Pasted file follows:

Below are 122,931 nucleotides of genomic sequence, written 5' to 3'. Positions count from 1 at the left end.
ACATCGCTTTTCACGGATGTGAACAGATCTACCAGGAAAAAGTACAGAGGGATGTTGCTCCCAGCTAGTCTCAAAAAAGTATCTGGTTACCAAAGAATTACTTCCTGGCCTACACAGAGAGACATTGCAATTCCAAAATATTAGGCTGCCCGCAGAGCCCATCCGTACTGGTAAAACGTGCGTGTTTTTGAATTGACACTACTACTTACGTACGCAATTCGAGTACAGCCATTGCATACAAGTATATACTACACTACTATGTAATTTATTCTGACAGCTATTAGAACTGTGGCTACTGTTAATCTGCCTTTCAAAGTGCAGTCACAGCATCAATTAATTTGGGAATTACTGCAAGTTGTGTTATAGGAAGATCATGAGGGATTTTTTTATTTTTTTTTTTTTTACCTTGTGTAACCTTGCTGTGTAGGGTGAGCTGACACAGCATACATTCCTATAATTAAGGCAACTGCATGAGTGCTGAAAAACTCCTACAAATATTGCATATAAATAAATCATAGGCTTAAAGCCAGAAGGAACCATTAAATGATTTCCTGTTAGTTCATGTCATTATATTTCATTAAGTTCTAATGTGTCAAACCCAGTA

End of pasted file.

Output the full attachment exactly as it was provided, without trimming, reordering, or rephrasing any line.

Below are 122,931 nucleotides of genomic sequence, written 5' to 3'. Positions count from 1 at the left end.
ACATCGCTTTTCACGGATGTGAACAGATCTACCAGGAAAAAGTACAGAGGGATGTTGCTCCCAGCTAGTCTCAAAAAAGTATCTGGTTACCAAAGAATTACTTCCTGGCCTACACAGAGAGACATTGCAATTCCAAAATATTAGGCTGCCCGCAGAGCCCATCCGTACTGGTAAAACGTGCGTGTTTTTGAATTGACACTACTACTTACGTACGCAATTCGAGTACAGCCATTGCATACAAGTATATACTACACTACTATGTAATTTATTCTGACAGCTATTAGAACTGTGGCTACTGTTAATCTGCCTTTCAAAGTGCAGTCACAGCATCAATTAATTTGGGAATTACTGCAAGTTGTGTTATAGGAAGATCATGAGGGATTTTTTTATTTTTTTTTTTTTTACCTTGTGTAACCTTGCTGTGTAGGGTGAGCTGACACAGCATACATTCCTATAATTAAGGCAACTGCATGAGTGCTGAAAAACTCCTACAAATATTGCATATAAATAAATCATAGGCTTAAAGCCAGAAGGAACCATTAAATGATTTCCTGTTAGTTCATGTCATTATATTTCATTAAGTTCTAATGTGTCAAACCCAGTA